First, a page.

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Accessing Research Information Sources Remotely when On-campus Access is not Possible: Finding Books and More

This Library Guide is designed for times/situations in which Houston Cole's physical collection (print books, DVDs, etc.) is not available or accessible, yet assignments -- especially research projects -- still must be completed.

Page Overview

This page provides information on finding books in non-print format and also offers tips on how to adapt Google for academic research.

Finding Books

Even when the physical print book collection in inaccessible there still are ways to access books in digital format electronically.

Through databases

EBSCOhost databases such as Academic Search Premier and GemFinder do include a few books, even reference books.  Either look for the books thumbnail in the Results List (center pane) or filter for books (Limit To) in the left pane.

 

Ebooks also are available.

Through JaxCat

1. Go to JaxCat Advanced Search (three search boxes stacked with Boolean operators included).

2. Type your search term(s) into the search box(es).

3. Under Add Limits (Optional), go to the dropdown for All Types; click on Electronic Resources.

4. <Search> (The lower of the two Search boxes. This search should harvest electronic books but also may pick up such other things as videos.)

Through Google Books Advanced Book Search  

Google Books Advanced, among other things, offers Previews of some of the books it indexes even though the complete book is not available.  Still, the part of the book needed my be included in the Preview.

 

Go to Google Books Home  
 
 Advanced Book Search About Google 

Find results
 

 

Search Algorithm

Boolean operators:

  • Invisible but still functioning Boolean AND between the all box, the exact phrase box, and the at least box
  • Boolean OR within the at least box
  • Boolean NOT between the at least box and the without box

Search boxes:

  • all box: usually essential words, but not phrases
  • exact phrase box: where word order is essential to the success of the search
  • at least box: for alternate search terms with roughly equivalent meanings
  • ​without box: words whose inclusion might sabotage the search results

Once you have clicked on Search

Peruse your results list

  • click on Preview button beneath Snippet to view the part of the book that is included in Google Books Advanced
    • peruse your results, at least through the first two screens, for previews useful to you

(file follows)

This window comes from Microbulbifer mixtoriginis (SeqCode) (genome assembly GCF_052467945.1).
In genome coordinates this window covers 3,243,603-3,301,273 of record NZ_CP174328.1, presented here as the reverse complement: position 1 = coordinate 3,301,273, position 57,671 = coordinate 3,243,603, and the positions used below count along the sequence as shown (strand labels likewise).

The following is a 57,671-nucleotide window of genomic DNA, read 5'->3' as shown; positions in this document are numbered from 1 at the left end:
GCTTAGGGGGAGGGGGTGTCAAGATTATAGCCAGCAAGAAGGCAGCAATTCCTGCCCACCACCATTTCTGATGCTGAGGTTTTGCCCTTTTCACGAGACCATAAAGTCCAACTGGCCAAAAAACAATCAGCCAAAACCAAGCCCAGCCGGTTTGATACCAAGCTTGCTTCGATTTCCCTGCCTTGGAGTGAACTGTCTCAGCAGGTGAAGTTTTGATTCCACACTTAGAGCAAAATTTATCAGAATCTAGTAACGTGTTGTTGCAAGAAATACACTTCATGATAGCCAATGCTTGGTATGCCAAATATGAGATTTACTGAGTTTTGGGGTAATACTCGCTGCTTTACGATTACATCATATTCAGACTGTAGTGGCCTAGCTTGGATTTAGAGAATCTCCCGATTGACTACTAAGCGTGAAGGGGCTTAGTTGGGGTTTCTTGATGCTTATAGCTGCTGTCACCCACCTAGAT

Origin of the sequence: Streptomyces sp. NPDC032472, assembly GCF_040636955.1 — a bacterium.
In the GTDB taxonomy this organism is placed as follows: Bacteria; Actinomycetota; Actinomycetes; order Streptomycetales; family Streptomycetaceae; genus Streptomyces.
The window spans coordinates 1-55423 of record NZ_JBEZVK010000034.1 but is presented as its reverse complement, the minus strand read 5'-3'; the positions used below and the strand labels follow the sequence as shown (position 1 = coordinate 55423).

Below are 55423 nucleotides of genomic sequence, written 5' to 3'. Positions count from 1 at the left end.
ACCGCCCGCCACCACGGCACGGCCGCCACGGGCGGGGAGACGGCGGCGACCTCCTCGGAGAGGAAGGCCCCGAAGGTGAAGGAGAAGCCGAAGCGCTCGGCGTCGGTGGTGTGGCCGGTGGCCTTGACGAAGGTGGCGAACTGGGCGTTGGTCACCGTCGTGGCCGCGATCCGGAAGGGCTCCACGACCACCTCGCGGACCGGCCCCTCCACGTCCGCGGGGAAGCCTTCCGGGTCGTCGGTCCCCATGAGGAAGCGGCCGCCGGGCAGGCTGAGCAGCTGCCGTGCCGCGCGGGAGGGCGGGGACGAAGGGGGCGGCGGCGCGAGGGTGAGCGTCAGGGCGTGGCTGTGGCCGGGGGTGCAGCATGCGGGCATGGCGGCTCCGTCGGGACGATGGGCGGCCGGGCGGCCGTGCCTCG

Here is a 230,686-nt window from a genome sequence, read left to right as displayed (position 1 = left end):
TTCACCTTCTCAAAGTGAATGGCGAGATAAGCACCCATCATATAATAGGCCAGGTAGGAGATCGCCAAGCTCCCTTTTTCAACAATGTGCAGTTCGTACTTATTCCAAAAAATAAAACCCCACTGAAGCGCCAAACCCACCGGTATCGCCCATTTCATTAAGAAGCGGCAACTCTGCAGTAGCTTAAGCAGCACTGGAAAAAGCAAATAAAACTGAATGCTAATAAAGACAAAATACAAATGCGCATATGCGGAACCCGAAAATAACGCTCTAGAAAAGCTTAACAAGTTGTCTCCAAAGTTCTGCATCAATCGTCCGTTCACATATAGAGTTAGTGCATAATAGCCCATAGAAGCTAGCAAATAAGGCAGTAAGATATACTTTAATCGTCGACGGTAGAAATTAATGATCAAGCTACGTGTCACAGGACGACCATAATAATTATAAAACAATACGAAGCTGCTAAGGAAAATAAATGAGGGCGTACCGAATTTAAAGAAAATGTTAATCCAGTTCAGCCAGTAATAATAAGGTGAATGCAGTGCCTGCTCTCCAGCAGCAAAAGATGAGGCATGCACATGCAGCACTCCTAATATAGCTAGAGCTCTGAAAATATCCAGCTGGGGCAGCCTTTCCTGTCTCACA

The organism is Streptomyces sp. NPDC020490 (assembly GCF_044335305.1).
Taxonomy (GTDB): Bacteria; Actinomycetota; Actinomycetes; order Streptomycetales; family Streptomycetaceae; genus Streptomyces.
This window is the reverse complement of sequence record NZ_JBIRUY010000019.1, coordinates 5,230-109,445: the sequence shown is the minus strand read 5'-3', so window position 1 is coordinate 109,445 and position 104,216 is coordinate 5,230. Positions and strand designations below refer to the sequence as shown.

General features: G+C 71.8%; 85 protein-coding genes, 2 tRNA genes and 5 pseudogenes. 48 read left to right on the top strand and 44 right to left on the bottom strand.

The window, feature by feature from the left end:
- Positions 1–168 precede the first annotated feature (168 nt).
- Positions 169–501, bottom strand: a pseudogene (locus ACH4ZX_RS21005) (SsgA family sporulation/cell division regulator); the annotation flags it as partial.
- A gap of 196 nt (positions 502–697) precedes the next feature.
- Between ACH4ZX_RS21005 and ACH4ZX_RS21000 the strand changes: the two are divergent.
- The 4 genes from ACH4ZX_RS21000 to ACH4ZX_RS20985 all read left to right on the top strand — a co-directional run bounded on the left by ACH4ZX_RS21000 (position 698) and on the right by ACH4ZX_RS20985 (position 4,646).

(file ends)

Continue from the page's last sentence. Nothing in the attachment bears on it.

• useful content will have to be photographed and then uploaded; GBA is not print or copy/paste friendly

Google Scholar Advanced

Google Scholar Advanced is useful for locating full text of articles which may be indexed in a database but without full text attached.  Through university Open Access institutional repositories, it also may provide full text of articles which are not indexed in any database.  To access Google Scholar Advanced, just open a window to Google and type in Google Scholar Advanced; the link to Advanced will be found by clicking the waffle icon in the upper left-hand corner.

The search interface

  • Boolean operators and search boxes function largely as they do in Google Books Advanced
    • note that searches are limited to articles

Advanced search

 
Find articles

e.g., "PJ Hayes" or McCarthy
e.g., J Biol Chem or Nature
 — 
e.g., 1996

 

Google Search Advanced

While many university faculty, with good reason, forbid their students from using web-based sources (i.e., Google Search), in times of diminished access to the full spectrum of library resources a "BSA" (Best Source Available) approach may be allowable.  Google Search, Google Scholar, and Google Books all permit certain tweaks which make them more suitable for academic research.  One such tweak is using the Advanced rather than the Basic search mode in all three Google silos.  To access Google Advanced Search, just open a window to Google and type in Google Advanced.

The search interface (edited):

  • very similar to a database set for an advanced search, but uses ? for the truncation sign rather than *
    • multiple search boxes stacked for easier viewing of a complex, multi-term search
    • invisible but still functional Boolean operators
      • AND between the first and second and second and third search boxes
      • OR between terms in the third box
      • NOT between third and fourth boxes

Search Algorithm

Type the essential words; word order not important
Both the words themselves and the word order are important; "  " are optional
Alternate, equivalent search terms that have approximately the same meaning; typing OR between all the words you want is optional
Words you don't want; a minus sign just before words you don't want is optional
 
The refinements (edited):  
 
 Limit your results to a domain; .edu, .org or .gov are the most useful for research; domains you do not want can be typed into the none box  
 
pdf should be first option
 
 Unique Contribution
  • can access academic theses and dissertations
    • not published, so not accessible through databases or Google Scholar
      • available in institutional repositories through open access
    • have been through a sort of peer-review, having to be passed by a committee
    • can be written about subjects for which little published information is available
      • BSA (best source available) principle

Search Algorithm

Type the important words: words vital to the search, but where word order is unimportant; submitted -- the magic word -- must go into this box
 
Word order is as important as the words themselves; titles of literary works, for example 
 
Type OR between all the words you want: dissertation OR thesis (OR is optional; dissertation thesis are not)
 
Words you don't want or whose presence will sabotage the search